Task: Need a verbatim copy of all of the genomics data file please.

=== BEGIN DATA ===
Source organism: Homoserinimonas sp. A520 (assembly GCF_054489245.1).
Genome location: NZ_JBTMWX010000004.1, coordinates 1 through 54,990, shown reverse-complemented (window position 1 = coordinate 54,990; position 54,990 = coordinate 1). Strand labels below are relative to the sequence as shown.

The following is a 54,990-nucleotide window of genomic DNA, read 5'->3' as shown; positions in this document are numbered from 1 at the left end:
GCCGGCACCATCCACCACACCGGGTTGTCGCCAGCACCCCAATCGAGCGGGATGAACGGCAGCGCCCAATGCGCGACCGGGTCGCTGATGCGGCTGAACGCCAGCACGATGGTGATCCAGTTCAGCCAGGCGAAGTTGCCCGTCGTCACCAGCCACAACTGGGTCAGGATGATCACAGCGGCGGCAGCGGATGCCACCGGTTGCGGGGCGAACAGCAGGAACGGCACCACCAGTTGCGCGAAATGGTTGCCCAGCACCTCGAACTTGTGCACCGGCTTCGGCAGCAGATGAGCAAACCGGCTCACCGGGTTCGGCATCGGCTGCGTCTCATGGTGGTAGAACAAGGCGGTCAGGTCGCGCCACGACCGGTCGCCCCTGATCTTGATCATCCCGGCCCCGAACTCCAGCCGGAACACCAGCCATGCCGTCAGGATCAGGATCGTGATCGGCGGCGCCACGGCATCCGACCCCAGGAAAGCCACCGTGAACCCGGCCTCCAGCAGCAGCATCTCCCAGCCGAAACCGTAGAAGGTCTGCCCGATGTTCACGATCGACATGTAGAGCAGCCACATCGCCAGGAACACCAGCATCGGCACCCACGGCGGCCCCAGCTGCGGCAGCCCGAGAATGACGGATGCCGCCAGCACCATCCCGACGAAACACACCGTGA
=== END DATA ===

Source organism: Homoserinimonas sp. A520 (assembly GCF_054489245.1).
Genome location: NZ_JBTMWX010000004.1, coordinates 1 through 54,990, shown reverse-complemented (window position 1 = coordinate 54,990; position 54,990 = coordinate 1). Strand labels below are relative to the sequence as shown.

The following is a 54,990-nucleotide window of genomic DNA, read 5'->3' as shown; positions in this document are numbered from 1 at the left end:
GCCGGCACCATCCACCACACCGGGTTGTCGCCAGCACCCCAATCGAGCGGGATGAACGGCAGCGCCCAATGCGCGACCGGGTCGCTGATGCGGCTGAACGCCAGCACGATGGTGATCCAGTTCAGCCAGGCGAAGTTGCCCGTCGTCACCAGCCACAACTGGGTCAGGATGATCACAGCGGCGGCAGCGGATGCCACCGGTTGCGGGGCGAACAGCAGGAACGGCACCACCAGTTGCGCGAAATGGTTGCCCAGCACCTCGAACTTGTGCACCGGCTTCGGCAGCAGATGAGCAAACCGGCTCACCGGGTTCGGCATCGGCTGCGTCTCATGGTGGTAGAACAAGGCGGTCAGGTCGCGCCACGACCGGTCGCCCCTGATCTTGATCATCCCGGCCCCGAACTCCAGCCGGAACACCAGCCATGCCGTCAGGATCAGGATCGTGATCGGCGGCGCCACGGCATCCGACCCCAGGAAAGCCACCGTGAACCCGGCCTCCAGCAGCAGCATCTCCCAGCCGAAACCGTAGAAGGTCTGCCCGATGTTCACGATCGACATGTAGAGCAGCCACATCGCCAGGAACACCAGCATCGGCACCCACGGCGGCCCCAGCTGCGGCAGCCCGAGAATGACGGATGCCGCCAGCACCATCCCGACGAAACACACCGTGA